(Did you mean the Portland Science-Fantasy Society?)
PSFS, the Philadelphia Science Fiction Society, is one of the oldest SF clubs in existence. It was organized by Milton Rothman and four other fans in December 1934 as chapter 11 of the SFL (latter called the PSFL) and has remained alive more-or-less continuously since. (PSFS celebrates October 5, 1935 as its first meeting because prior to that date meetings had been sporadic, but after meetings were continuous (except for a period during the War.)) At nearly the same time, the Boy's Science Fiction Club had been formed. The two clubs became aware of each other and when the SFL disintegrated, they coalesced, forming PSFS.
During the War, activity diminished until in 1942 the club went dormant with only Ossie Train left in Philadelphia among the membership. He continued active and published the PSFS News, but it wasn't until the fall of 1943 (or possibly 1944) when the Philadelphia Futurians merged into PSFS, that it had plural members again. (See File 770 #13 p7 for a letter by Harry Warner, Jr..)
One of the droller bits of PSFS lore is based on the Philadelphia Savings Fund Society, a major local bank which had a skyscraper in downtown with a big, red, glowing "PSFS" at the top on each side. PSFans would point it out as their clubhouse...
It is the sponsor of Philcon.
1937 - 1946 -- PSFS News 1946 - 1947 -- PSFS Bulletin 1947 - 1948+, -- PSFS News Bulletin By 1952, the name had changed back to "PSFS News". 1961 -- Ancalagon
|From Fancyclopedia 2 ca 1959|
|The Philadelphia SF Society, founded by Rothman as a chapter of the SFL in 1934. Other members have been fans like Ossie Train, Bob Madle, Baltadonis, Agnew, Rusty Hevelin, ktp, or pros like George O. Smith, Sol Levin, de Camp, Ley, Alex Phillips and others. The PSFS has been a branch of the SFL, ISA, and Science Fictioneers, and sponsored two worldcons ('47 and '53) in addition to annual PhilCos. In the war years the club became almost dormant, but even when most of its members were in the armed forces a PSFS News would drop into the mailbox at unexpected times. Ossie Train seems to have done most to keep it going during, and revive it after, this period.|
|From Fancyclopedia 1 ca 1944|
|The Philadelphia Science Fiction Society, founded by Rothman as a chapter of the SFL in 1934. Other members have been Ossie Train, John Baltadonis, Robert Madle, Jack Agnew, Alexander Phillips, Rusty Barron, and others. Its publishing house was Comet. In fan feuds it was generally been against Wollheim, but always good-naturedly. The PSFS has been a branch of the SFL, ISA, and Science Fictioneers. In the 1940s the club became almost dormant, but even in the midst of the war, when most of its members where in the armed forces, a PSFS News would drop into the mailbox at the most unexpected times.|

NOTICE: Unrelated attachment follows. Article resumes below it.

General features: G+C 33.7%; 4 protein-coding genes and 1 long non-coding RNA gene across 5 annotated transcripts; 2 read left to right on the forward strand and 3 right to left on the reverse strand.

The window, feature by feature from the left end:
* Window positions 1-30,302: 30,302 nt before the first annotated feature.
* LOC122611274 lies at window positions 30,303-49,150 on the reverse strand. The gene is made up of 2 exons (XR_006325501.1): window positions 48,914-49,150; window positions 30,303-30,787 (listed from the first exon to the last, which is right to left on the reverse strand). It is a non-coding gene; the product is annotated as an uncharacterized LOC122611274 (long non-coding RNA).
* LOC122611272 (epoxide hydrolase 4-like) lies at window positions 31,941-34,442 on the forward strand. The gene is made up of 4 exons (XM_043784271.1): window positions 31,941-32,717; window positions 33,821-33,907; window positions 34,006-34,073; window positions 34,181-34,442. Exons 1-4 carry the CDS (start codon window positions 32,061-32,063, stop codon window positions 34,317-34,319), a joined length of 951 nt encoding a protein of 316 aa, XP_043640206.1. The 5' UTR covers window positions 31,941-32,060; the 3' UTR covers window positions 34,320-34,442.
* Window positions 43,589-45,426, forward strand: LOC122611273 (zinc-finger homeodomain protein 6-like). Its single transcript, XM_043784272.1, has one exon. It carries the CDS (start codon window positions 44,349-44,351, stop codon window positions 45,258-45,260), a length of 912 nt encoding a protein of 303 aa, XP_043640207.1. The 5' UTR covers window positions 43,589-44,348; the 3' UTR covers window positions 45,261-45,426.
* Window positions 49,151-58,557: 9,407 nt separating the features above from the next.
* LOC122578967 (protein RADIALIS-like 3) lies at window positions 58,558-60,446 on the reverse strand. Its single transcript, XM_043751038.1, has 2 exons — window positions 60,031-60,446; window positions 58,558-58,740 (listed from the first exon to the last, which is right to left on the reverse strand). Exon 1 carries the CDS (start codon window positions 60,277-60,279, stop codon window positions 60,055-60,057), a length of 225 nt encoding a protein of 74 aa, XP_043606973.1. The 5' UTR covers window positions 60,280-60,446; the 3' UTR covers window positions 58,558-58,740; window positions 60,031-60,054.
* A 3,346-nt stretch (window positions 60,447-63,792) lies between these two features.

Also involved: - 1938 Philadelphia Conference - Allison Williams - Berta Attiya - Carol Kabakjian - Cinvention Program - Clubroom - Comet - Connie Bailout Committee - Delaware Valley Fantasy Association - Denvention Two Reminiscence (Eshbach) - Fandom's Oldest Organization -- Established 1937 - Gary Feldbaum - George Scithers - Hal Lynch - Helen Cloukey - Hugh Casey - Initialese - Ira Donewitz - Jack McKnight - James Williams - Jean Bogert - Joni Dashoff - Larry Gelfand - Lew Wolkoff - Locals - Margaret Trebing - Milton A. Rothman - NyCon II Reminiscence (Kyle) - P S F S - P-s-f-s - PSFL - Peggy Rae Sapienza - Perrianne Lurie - Philadelphia SFL - Philadelphia SFS - Philadelphia Science Fiction Society - Philadelphia, PA - Philadelphia-science-fiction-society - Philadelphia-sfl - Philco - Philcon 1939 - Philcon I Reminiscence (Trebing) - Phillies - Phoxphyre - Phrolicon - Portland Science Fiction Society - Prime Press - Psfl - Psfs - Ron Bushyager - Sara Paul - Science Fiction League - Society - Softball Game - The Shaft - The Story Behind Philly in '53 - Todd Dashoff - Tom Purdom - Up To Now: IPO - Up To Now: The Crucial Period - Up To Now: The Undertow - Will J. Jenkins - Wilma Fisher - Wollheimists - Yoel Attiya
|This is a club page. Please extend it by adding information about when and where the club met, when and by whom it was founded, how long it was active, notable accomplishments, well-known members, clubzines, any conventions it ran, external links to the club's website, other club pages, etc.
When there's a floreat (Fl.), this indicates the time or times for which we have found evidence that the club existed. This is probably not going to represent the club's full lifetime, so please update it if you can!